I drank the Kool-Aid, too, back in ’08. I fell in love with the symbolism of a black family in the White House. I believed in his campaign slogan of “Hope and Change” and his story of being a biracial, Harvard-educated community organizer in the ghettos of Chicago. I was the first on my D.C. block to display four Obama signs, two in the yard and two in our second floor bedroom windows. My house was transformed into an Obama battle station for community outreach. Hell, I even lost a couple of black pro-Hillary friends because I questioned their lack of solidarity.

It all sounded so perfect until he won. Then I started making note of his decisions to:
1. Not hold W accountable for WMDs and the wars in Iraq and Afghanistan.

2. Not hold the bankers accountable for the financial crash of ’08.

3. Bail out Wall Street with nearly $1 trillion dollars without demanding any concessions for the American people.

4. Call American homeowners “irresponsible” for being under water in their mortgages. Message sent to homeowners was No Bail Out for You.

5. During the campaign he said that he would, “renegotiate NAFTA and CAFTA,” after the campaign he changed his mind. Message sent to American workers was those jobs are gone forever.

All of this happened within the first 100 days and then we all watched as he:

6. negotiated a weak health care bill without a public option,

7. ordered hundreds of drone strikes while killing innocent people,

8. refused repeatedly to meet with members of the Congressional Black Caucus although he met with gay activists, and lobbyists from the Latino and Jewish communities and

9. jumped eagerly at every public opportunity to lecture black men on personal responsibility while not offering any policies to directly impact the black condition.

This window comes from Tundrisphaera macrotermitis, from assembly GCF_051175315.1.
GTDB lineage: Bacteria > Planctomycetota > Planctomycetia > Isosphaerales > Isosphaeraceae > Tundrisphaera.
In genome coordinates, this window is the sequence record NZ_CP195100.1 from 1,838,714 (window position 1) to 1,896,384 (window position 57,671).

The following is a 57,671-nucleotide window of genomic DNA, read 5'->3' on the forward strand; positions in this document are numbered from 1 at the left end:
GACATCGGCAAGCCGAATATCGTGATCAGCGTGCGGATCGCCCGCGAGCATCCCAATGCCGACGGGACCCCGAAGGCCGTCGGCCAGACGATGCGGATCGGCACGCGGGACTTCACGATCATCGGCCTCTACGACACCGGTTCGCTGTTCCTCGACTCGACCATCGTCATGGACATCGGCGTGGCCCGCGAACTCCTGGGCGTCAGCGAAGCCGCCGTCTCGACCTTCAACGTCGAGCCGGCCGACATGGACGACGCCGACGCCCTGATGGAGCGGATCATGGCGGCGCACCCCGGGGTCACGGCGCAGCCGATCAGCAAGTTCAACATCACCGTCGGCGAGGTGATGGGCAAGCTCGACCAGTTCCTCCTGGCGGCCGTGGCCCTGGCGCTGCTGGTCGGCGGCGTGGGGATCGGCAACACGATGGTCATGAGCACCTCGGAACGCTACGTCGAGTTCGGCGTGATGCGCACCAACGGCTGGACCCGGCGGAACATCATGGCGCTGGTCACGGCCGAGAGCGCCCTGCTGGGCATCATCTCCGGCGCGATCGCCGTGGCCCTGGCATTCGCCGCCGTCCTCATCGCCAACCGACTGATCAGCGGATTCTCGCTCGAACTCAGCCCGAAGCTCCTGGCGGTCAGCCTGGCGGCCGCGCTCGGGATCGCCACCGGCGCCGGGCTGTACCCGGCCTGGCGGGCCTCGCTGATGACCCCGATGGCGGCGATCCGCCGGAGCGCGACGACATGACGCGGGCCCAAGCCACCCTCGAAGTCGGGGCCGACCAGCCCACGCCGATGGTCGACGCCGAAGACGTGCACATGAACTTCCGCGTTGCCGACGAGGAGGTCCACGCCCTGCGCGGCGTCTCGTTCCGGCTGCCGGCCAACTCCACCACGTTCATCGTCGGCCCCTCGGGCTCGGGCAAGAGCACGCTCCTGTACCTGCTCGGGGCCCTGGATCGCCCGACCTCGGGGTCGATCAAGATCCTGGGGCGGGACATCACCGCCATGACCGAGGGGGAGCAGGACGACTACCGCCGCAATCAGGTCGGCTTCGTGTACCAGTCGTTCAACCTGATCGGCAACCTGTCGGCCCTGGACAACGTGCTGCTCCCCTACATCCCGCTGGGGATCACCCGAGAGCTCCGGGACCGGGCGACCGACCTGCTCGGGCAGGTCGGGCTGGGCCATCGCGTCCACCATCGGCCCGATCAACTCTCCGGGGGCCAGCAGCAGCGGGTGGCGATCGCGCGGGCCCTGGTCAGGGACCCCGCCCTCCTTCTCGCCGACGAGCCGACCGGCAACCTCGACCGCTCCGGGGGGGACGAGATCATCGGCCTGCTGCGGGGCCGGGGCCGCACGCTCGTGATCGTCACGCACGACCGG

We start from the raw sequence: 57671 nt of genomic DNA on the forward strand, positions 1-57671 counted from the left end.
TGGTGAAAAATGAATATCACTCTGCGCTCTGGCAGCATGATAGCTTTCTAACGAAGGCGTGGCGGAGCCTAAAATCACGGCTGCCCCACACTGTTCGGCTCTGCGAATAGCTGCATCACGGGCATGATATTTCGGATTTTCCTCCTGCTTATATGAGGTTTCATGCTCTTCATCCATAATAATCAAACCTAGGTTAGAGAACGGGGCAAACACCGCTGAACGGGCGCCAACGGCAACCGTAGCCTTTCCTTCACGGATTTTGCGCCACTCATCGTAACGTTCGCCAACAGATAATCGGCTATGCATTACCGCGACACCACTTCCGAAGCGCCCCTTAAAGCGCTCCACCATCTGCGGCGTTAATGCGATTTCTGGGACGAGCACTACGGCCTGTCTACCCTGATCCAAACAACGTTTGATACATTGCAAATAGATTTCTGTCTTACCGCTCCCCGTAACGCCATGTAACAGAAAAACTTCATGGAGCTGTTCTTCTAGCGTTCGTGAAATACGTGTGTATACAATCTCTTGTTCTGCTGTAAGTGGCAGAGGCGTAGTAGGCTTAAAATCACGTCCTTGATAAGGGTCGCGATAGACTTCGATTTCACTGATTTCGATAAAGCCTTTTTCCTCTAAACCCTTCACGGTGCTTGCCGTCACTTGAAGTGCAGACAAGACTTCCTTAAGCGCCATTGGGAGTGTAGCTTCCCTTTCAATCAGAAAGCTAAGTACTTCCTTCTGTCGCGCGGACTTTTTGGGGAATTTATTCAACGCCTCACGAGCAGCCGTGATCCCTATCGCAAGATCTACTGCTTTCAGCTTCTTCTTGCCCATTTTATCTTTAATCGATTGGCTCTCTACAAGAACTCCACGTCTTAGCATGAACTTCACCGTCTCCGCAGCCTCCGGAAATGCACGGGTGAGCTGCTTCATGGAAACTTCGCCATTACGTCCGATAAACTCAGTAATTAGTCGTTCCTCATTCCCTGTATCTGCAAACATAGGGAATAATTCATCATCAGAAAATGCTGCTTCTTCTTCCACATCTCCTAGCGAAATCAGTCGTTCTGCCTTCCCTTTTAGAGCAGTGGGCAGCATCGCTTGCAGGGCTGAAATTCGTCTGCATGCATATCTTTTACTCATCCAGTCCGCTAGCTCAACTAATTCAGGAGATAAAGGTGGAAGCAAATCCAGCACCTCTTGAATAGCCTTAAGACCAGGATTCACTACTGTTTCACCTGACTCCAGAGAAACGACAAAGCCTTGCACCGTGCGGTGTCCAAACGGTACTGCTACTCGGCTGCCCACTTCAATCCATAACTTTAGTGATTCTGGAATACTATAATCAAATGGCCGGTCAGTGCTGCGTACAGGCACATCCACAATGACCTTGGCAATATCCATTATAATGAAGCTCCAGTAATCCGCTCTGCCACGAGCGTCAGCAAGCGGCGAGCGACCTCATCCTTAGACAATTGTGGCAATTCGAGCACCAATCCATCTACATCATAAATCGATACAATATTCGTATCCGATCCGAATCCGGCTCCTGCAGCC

The last straw for me was Obama’s speech at last weekend’s Morehouse College graduation where he again gave black men that same “personal responsibility” speech. ENOUGH is ENOUGH.

Because Obama has made it clear by the look of his cabinet, his actions of disrespect towards black members of Congress and his words of publicly castigating black men, the black community sincerely needs to re-examine their love affair with a politician who has at every opportunity given us his azz to kiss.

Maybe Rev. Jesse Jackson was trying to tell us something when his was quoted off air on an open mic prior to Obama’s election in ’08.

Now I’m calling on the CBC to immediately make two demands of our first biracial POTUS: Add blacks to the protected list along with Native Americans and Alaskan natives on all government contracting opportunities and end the war on drugs and pardon all nonviolent drug offenders.

The latter demand is self-explanatory, but the former will allow small black businesses to receive a certain percentage of government work without having to compete against every other group of Americans. If Obama fails to deliver on these demands by the end of ’13, the CBC should immediately launch an educational campaign across the country in congressional districts where a black member isn’t running and tell black voters to NOT VOTE in the mid-term elections of ’14.

This is the only strategy that will send Obama and the Democratic National Committee a clear sign that the black community has finally awaken from their empty symbolism stupor, is no longer drinking his punch and demanding substantive policies that will directly impact the black condition.

CBC, it’s now or never, because after the mid-term elections of ’14 you will have lost all of your leverage with this administration. The black community cannot eat symbols. We need substance to feed our families. This is chess not checkers.

Leo Alexander is a business consultant in Washington, D.C. , who writes frequently on public policy issues.